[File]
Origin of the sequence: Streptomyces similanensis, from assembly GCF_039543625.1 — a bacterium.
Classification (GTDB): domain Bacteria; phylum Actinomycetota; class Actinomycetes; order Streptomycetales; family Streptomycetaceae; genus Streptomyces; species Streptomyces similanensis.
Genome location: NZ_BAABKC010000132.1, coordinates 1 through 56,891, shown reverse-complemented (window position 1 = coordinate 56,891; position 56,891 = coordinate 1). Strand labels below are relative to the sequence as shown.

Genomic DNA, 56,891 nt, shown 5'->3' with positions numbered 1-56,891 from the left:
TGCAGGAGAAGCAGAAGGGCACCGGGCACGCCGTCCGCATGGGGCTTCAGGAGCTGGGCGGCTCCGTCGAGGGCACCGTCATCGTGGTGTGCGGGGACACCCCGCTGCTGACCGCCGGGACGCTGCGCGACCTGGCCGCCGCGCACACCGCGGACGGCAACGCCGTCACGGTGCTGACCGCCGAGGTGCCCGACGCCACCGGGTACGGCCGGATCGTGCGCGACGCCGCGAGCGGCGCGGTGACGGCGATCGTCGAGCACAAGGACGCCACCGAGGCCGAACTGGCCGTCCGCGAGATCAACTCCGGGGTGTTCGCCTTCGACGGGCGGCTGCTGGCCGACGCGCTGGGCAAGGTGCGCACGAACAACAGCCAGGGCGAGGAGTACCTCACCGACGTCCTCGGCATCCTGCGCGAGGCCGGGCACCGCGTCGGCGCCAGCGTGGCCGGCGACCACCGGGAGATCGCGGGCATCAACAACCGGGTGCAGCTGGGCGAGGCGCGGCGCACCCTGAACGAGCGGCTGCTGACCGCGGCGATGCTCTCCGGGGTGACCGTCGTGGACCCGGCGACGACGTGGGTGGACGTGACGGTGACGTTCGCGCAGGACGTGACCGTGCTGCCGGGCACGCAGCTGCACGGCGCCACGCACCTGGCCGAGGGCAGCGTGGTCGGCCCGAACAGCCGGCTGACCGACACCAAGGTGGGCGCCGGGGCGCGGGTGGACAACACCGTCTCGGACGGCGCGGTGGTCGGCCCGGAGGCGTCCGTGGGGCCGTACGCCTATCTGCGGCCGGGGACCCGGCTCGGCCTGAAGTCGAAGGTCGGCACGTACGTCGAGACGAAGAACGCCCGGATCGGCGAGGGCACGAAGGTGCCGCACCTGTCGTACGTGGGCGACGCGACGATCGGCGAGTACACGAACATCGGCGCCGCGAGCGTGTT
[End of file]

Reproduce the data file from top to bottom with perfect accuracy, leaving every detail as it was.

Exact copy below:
Origin of the sequence: Streptomyces similanensis, from assembly GCF_039543625.1 — a bacterium.
Classification (GTDB): domain Bacteria; phylum Actinomycetota; class Actinomycetes; order Streptomycetales; family Streptomycetaceae; genus Streptomyces; species Streptomyces similanensis.
Genome location: NZ_BAABKC010000132.1, coordinates 1 through 56,891, shown reverse-complemented (window position 1 = coordinate 56,891; position 56,891 = coordinate 1). Strand labels below are relative to the sequence as shown.

Genomic DNA, 56,891 nt, shown 5'->3' with positions numbered 1-56,891 from the left:
TGCAGGAGAAGCAGAAGGGCACCGGGCACGCCGTCCGCATGGGGCTTCAGGAGCTGGGCGGCTCCGTCGAGGGCACCGTCATCGTGGTGTGCGGGGACACCCCGCTGCTGACCGCCGGGACGCTGCGCGACCTGGCCGCCGCGCACACCGCGGACGGCAACGCCGTCACGGTGCTGACCGCCGAGGTGCCCGACGCCACCGGGTACGGCCGGATCGTGCGCGACGCCGCGAGCGGCGCGGTGACGGCGATCGTCGAGCACAAGGACGCCACCGAGGCCGAACTGGCCGTCCGCGAGATCAACTCCGGGGTGTTCGCCTTCGACGGGCGGCTGCTGGCCGACGCGCTGGGCAAGGTGCGCACGAACAACAGCCAGGGCGAGGAGTACCTCACCGACGTCCTCGGCATCCTGCGCGAGGCCGGGCACCGCGTCGGCGCCAGCGTGGCCGGCGACCACCGGGAGATCGCGGGCATCAACAACCGGGTGCAGCTGGGCGAGGCGCGGCGCACCCTGAACGAGCGGCTGCTGACCGCGGCGATGCTCTCCGGGGTGACCGTCGTGGACCCGGCGACGACGTGGGTGGACGTGACGGTGACGTTCGCGCAGGACGTGACCGTGCTGCCGGGCACGCAGCTGCACGGCGCCACGCACCTGGCCGAGGGCAGCGTGGTCGGCCCGAACAGCCGGCTGACCGACACCAAGGTGGGCGCCGGGGCGCGGGTGGACAACACCGTCTCGGACGGCGCGGTGGTCGGCCCGGAGGCGTCCGTGGGGCCGTACGCCTATCTGCGGCCGGGGACCCGGCTCGGCCTGAAGTCGAAGGTCGGCACGTACGTCGAGACGAAGAACGCCCGGATCGGCGAGGGCACGAAGGTGCCGCACCTGTCGTACGTGGGCGACGCGACGATCGGCGAGTACACGAACATCGGCGCCGCGAGCGTGTT